Australia, Malaysia closing in on refugee agreement

Saturday, May 7, 2011

Australian Prime Minister Julia Gillard is undergoing the final stages of an AU$292 million bilateral agreement with Malaysian counterpart Dato Sri Najib Tun Razak to relocate 800 asylum seekers who arrive illegally by boat away from the Australian mainland for detention and processing. In exchange Gillard will expand Australia’s humanitarian efforts by assisting in the resettling of 4,000 persons of genuine refugee status, currently living in Malaysia, over a period of 4 years.

This move by the Gillard Government stems from a meeting held by both the Australian and Malaysian leaders on March 30 at a Regional Co-Operation-themed Ministerial Conference in Bali, Indonesia. Gillard had previously tried unsuccessfully to pitch the relocation of asylum seekers to East Timor and talks about such with Papua New Guinea are ongoing, although PNG says a previously closed centre will remain closed.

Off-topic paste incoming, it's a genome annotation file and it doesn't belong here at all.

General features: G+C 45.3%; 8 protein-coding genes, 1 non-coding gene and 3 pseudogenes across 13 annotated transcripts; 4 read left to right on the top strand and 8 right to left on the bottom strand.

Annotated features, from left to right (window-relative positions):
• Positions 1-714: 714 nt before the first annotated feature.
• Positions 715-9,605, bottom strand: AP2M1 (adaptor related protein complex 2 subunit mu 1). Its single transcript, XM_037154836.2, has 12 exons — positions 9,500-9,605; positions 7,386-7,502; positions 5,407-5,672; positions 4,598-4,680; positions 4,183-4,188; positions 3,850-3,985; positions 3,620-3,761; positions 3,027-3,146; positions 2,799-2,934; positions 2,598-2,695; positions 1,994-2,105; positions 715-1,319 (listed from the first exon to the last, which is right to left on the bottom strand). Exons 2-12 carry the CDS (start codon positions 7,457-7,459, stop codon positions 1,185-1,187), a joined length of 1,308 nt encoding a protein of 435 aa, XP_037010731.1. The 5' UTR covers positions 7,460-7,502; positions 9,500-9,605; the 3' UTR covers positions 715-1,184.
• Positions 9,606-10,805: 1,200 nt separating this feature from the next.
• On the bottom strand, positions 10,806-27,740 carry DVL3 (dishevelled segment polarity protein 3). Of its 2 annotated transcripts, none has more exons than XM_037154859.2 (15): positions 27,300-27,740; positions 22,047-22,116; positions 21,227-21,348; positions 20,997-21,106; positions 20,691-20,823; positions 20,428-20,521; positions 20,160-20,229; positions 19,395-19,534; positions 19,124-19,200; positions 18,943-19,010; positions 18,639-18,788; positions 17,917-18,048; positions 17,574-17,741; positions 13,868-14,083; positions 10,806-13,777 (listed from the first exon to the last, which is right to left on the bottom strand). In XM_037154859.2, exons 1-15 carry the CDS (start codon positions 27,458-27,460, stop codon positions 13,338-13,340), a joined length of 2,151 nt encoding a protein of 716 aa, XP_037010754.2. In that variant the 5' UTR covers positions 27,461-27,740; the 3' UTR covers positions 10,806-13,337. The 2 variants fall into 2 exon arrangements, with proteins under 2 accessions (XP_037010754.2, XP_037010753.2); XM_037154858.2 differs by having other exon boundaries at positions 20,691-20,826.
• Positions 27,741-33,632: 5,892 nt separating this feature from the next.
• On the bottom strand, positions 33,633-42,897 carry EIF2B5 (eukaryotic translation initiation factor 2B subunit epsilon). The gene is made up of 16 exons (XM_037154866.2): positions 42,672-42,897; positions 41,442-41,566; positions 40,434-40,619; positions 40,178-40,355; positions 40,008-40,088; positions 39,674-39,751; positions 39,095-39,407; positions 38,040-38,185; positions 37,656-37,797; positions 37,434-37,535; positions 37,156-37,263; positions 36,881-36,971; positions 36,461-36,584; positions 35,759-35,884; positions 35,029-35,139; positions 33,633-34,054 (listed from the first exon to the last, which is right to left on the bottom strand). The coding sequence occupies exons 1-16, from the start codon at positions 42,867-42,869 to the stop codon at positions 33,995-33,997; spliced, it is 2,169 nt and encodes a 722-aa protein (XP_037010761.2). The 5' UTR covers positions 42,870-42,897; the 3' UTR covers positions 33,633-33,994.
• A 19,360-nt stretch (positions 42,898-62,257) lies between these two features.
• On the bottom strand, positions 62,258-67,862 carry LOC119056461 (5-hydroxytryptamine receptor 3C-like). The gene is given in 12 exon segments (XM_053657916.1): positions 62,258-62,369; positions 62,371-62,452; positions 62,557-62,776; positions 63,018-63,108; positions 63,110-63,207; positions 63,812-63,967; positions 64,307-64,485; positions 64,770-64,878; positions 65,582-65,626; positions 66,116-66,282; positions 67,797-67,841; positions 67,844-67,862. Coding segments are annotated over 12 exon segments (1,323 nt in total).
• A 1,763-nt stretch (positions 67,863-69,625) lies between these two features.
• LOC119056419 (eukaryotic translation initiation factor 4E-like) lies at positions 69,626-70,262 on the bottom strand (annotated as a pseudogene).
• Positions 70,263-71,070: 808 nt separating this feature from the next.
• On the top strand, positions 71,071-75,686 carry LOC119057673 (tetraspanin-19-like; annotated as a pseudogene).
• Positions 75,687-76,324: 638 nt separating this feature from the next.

Immigration Minister Chris Bowen noted that this agreement may be controversial but, "[a]s the Prime Minister said, nobody should doubt our resolve to break the people smugglers' business model."

Opposition leader Tony Abbott says that this agreement harkens back to the original Howard Government migration policy which began in 2001 and was eventually scrapped by the Rudd Labour Government in 2007. This was known as the 'Pacific Solution' and aimed to relocate asylum seekers who illegally arrived in Australia by relocating and processing them in detention centres in the Pacific Islands of Christmas Island and Nauru.

The UN Refugee Agency's website notes that while Malaysia hosts an estimated three million refugees and migrants from various countries it is not a signatory to the UN Refugee Convention (1951). This, it believes, will complicate the status determination of refugees.